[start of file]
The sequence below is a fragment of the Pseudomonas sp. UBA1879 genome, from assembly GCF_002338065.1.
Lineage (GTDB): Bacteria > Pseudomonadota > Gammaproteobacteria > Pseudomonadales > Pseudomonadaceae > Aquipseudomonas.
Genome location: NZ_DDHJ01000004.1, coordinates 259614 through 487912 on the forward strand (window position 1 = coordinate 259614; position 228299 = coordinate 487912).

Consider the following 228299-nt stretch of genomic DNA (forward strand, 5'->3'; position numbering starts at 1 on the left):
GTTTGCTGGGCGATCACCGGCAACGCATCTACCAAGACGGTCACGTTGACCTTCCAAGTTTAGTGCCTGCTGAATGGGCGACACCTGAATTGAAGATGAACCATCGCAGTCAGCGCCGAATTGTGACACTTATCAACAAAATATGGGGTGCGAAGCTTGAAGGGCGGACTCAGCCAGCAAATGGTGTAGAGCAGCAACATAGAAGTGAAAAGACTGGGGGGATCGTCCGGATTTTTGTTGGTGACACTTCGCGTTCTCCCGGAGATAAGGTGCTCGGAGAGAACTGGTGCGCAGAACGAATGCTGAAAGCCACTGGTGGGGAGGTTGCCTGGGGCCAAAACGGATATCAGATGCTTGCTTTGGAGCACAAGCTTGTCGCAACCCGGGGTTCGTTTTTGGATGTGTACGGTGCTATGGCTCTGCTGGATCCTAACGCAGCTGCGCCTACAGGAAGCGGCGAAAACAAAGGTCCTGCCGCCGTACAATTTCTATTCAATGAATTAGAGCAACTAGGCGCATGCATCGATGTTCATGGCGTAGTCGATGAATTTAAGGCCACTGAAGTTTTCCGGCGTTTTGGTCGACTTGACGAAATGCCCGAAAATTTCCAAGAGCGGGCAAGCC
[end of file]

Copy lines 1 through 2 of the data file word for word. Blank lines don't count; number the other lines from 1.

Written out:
The sequence below is a fragment of the Pseudomonas sp. UBA1879 genome, from assembly GCF_002338065.1.
Lineage (GTDB): Bacteria > Pseudomonadota > Gammaproteobacteria > Pseudomonadales > Pseudomonadaceae > Aquipseudomonas.